Long-Range Forecasting Takes More Than a Crystal Ball

By Grace Muller, AccuWeather.com Staff Writer
October 08, 2012; 5:56 AM
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Meteorologists on the long-range forecasting team forecast trends in the weather over the next several months. Our mets and writers get a lot of questions about how long-range forecasting even possible. AccuWeather.com meteorologist Jack Boston answers some of the most-asked questions.

How detailed can you get with your forecasts so far ahead of time?
In long-range forecasting, we don't actually predict what's it going to be like every day. In other words, I can't sit here and say, "Well, on October 10th, it's going to be 60 degrees and party cloudy with showers in the afternoon." We don't do that. What we do is we look at a trend. "Overall, the month of October's going to be dry. Over all, the month of October's going to be colder than normal." Temperature forecasting might be a little bit easier than forecasting rainfall or snowfall

How far out do you forecast?
We have most of our confidence in the season that's coming up. We issue that forecast somewhere around two months ahead of time. There are some clients that are actually interested in next year, in next spring, in next summer. In fact, we actually look out a year and sometimes more than a year.

What factors do you look at when you're forecasting for a whole season?
We look at a number of things, but three majors factors we use in our season forecasts are ENSO, NAO, and analog years.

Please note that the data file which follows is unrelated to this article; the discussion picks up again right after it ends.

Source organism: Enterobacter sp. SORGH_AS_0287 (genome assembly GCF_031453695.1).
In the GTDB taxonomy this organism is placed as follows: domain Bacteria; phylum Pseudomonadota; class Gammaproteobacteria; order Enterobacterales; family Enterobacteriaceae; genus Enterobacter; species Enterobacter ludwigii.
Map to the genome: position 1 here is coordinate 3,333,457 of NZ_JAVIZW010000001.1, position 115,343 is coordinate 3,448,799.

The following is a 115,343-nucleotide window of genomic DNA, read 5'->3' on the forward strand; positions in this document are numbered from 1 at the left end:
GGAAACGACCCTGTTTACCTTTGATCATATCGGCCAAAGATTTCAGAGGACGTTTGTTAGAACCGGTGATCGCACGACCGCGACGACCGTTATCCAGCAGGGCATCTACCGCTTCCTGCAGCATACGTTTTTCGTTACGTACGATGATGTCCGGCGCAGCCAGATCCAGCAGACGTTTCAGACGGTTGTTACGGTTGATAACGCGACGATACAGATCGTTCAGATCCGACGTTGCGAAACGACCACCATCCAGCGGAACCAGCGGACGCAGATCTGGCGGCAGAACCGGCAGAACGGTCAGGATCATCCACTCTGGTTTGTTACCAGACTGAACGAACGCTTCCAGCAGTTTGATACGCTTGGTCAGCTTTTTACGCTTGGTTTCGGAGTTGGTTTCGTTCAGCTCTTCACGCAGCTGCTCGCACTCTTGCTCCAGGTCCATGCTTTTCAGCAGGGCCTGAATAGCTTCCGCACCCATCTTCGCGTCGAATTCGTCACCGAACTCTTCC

ENSO, or the El Niño-Southern Oscillation, is the La Niña and El Niño. What it basically is, when you take a long-term average, is if the sea surface temperatures in the Equatorial Pacific Ocean are above normal or below normal. If those temperatures are above normal, warmer than normal, we call that an El Niño. If those temperatures are below normal, we call it a La Niña. And that has a great affect on the type of weather in North America.

The NAO, or the North Atlantic Oscillation, is a relationship in temperature between the far-north Atlantic as compared to the temperature down near the Azores, off the coast of Spain. If it is warmer than normal up around Greenland, and colder than normal down around the Azores, that is what we call the negative NAO. That is what tends to cause blocking. If there is blocking in the Atlantic Ocean, weather systems coming across North America get forced down into the eastern United States, instead of just heading out into the North Atlantic. If that happens, that's how we get lots of cold air masses to come straight down into the Eastern United States, from Canada.

Analog years are past years that we see that have had similar precipitation and temperature patterns. We put them into our thinking as far what might happen this year might be similar to what happened in those years.

With so much uncertainty, why make a long-range forecast?
All I can say is that a [long-range forecasting] gives you an opportunity to plan. If it's going to be a snowy and cold winter, maybe you want to make sure your boots are in good shape. It's also very important to the energy industry because they have an opportunity to find out how much heating oil is going to be needed during the winter. They can plan that and buy a certain amount and make sure they keep a certain amount in supply.

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